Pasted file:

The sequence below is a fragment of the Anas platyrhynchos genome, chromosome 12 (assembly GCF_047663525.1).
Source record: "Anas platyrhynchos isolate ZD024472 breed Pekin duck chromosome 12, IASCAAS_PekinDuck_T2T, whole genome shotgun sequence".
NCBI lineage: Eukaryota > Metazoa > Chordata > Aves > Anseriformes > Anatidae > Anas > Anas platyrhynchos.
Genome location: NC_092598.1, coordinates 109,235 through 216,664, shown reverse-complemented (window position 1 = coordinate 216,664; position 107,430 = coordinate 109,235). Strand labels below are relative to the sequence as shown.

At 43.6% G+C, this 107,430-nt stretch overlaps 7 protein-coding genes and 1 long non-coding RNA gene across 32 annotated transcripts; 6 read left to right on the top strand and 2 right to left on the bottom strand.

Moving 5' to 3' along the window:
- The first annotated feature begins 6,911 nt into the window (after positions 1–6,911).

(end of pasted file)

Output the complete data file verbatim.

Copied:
The sequence below is a fragment of the Anas platyrhynchos genome, chromosome 12 (assembly GCF_047663525.1).
Source record: "Anas platyrhynchos isolate ZD024472 breed Pekin duck chromosome 12, IASCAAS_PekinDuck_T2T, whole genome shotgun sequence".
NCBI lineage: Eukaryota > Metazoa > Chordata > Aves > Anseriformes > Anatidae > Anas > Anas platyrhynchos.
Genome location: NC_092598.1, coordinates 109,235 through 216,664, shown reverse-complemented (window position 1 = coordinate 216,664; position 107,430 = coordinate 109,235). Strand labels below are relative to the sequence as shown.

At 43.6% G+C, this 107,430-nt stretch overlaps 7 protein-coding genes and 1 long non-coding RNA gene across 32 annotated transcripts; 6 read left to right on the top strand and 2 right to left on the bottom strand.

Moving 5' to 3' along the window:
- The first annotated feature begins 6,911 nt into the window (after positions 1–6,911).